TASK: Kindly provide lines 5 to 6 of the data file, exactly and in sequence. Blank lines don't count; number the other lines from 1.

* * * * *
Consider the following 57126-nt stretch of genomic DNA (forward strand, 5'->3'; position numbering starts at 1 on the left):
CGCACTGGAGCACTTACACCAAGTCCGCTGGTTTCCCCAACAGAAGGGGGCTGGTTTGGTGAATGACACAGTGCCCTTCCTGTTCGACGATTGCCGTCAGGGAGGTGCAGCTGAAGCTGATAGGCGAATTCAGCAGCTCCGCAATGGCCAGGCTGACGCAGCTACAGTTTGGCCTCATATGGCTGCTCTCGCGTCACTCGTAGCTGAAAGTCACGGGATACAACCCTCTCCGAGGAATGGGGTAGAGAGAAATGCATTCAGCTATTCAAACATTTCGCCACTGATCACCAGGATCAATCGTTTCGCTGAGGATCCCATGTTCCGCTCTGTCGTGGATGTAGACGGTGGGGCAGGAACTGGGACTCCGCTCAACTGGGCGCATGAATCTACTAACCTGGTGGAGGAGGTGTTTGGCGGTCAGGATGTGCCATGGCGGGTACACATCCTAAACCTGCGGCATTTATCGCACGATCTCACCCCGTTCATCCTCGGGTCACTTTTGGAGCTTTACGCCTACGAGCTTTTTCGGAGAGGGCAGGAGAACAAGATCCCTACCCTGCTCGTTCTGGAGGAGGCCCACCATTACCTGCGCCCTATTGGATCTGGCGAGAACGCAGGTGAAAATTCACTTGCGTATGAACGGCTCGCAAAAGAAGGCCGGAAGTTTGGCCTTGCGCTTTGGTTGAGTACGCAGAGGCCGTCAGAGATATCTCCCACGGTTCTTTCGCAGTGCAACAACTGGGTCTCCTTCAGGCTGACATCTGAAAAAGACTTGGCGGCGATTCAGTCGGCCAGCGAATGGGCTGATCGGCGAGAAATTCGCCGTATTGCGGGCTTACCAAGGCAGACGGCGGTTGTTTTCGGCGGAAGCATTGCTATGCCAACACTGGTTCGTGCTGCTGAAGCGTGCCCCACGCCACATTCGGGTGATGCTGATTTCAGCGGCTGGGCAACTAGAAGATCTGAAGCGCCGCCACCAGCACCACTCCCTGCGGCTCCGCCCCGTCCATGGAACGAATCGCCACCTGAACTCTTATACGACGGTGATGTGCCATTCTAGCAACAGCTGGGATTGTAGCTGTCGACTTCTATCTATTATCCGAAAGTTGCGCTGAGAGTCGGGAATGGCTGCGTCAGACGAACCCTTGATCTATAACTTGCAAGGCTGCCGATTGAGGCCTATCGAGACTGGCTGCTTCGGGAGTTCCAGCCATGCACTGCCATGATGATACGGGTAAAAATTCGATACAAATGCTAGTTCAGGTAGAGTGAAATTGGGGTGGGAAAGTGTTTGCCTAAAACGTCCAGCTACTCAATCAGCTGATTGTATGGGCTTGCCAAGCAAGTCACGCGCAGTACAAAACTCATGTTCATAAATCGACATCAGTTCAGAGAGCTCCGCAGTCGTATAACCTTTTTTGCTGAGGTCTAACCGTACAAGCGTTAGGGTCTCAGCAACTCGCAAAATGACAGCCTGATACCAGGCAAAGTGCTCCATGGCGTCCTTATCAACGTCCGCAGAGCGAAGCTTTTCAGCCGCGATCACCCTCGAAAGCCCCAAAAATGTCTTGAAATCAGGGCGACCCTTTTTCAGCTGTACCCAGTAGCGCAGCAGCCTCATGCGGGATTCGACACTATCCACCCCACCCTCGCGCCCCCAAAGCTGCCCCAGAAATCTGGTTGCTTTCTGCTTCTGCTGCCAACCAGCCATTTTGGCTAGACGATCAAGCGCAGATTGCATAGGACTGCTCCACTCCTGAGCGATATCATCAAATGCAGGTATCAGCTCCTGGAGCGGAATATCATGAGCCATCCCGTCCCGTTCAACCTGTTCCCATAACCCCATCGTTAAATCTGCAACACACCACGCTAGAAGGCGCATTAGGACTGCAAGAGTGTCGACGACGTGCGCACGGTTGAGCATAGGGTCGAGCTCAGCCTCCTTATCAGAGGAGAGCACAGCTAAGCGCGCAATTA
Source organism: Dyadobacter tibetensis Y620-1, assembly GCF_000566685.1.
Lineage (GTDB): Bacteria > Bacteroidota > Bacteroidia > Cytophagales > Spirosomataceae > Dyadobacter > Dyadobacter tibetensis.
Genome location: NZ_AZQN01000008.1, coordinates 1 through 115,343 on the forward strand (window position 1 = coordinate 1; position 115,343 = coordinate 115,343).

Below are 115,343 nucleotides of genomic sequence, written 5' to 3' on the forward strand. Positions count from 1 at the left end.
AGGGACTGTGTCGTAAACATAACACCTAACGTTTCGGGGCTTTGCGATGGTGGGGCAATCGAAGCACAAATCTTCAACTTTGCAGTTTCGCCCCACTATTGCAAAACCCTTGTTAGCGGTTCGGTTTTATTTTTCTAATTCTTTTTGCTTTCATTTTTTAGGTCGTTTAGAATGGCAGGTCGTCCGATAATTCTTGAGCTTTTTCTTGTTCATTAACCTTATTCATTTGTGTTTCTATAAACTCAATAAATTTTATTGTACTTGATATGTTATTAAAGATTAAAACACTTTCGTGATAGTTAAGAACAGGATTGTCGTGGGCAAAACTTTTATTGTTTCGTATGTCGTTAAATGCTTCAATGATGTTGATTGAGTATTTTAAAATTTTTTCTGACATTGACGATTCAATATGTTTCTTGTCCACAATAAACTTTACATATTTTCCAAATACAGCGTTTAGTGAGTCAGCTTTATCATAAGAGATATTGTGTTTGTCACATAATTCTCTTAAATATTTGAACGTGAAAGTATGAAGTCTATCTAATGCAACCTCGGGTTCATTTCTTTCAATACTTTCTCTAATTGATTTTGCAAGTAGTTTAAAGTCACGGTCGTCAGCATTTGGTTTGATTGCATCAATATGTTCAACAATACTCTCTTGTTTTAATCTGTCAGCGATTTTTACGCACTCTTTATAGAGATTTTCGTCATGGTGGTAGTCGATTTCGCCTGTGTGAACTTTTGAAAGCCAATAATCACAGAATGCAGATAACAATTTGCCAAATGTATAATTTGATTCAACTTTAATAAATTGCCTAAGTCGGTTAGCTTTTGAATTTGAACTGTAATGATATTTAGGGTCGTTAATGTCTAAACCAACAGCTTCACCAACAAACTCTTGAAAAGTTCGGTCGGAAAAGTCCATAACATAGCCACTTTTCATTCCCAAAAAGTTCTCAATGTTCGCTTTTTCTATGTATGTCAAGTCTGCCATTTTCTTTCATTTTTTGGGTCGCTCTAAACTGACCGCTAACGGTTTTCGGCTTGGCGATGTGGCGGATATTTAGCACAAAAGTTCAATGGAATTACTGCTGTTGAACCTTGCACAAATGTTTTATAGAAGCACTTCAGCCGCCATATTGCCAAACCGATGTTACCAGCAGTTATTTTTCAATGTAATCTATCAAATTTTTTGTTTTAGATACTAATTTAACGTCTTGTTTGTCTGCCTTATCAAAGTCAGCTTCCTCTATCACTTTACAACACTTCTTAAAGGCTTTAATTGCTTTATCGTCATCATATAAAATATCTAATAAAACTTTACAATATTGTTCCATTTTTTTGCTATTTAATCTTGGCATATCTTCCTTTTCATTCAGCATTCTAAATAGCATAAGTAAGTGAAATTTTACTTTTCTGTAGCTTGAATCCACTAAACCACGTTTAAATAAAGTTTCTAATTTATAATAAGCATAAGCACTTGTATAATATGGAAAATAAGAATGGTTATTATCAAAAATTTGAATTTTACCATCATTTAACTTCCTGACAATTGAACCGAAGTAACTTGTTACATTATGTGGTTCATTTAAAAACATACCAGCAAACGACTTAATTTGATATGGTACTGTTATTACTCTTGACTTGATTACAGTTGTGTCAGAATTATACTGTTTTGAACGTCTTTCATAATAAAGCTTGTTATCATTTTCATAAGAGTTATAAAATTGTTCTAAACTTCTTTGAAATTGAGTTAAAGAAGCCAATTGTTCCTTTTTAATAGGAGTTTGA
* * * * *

Genome location: NZ_AZQN01000008.1, coordinates 1 through 115,343 on the forward strand (window position 1 = coordinate 1; position 115,343 = coordinate 115,343).

Below are 115,343 nucleotides of genomic sequence, written 5' to 3' on the forward strand. Positions count from 1 at the left end.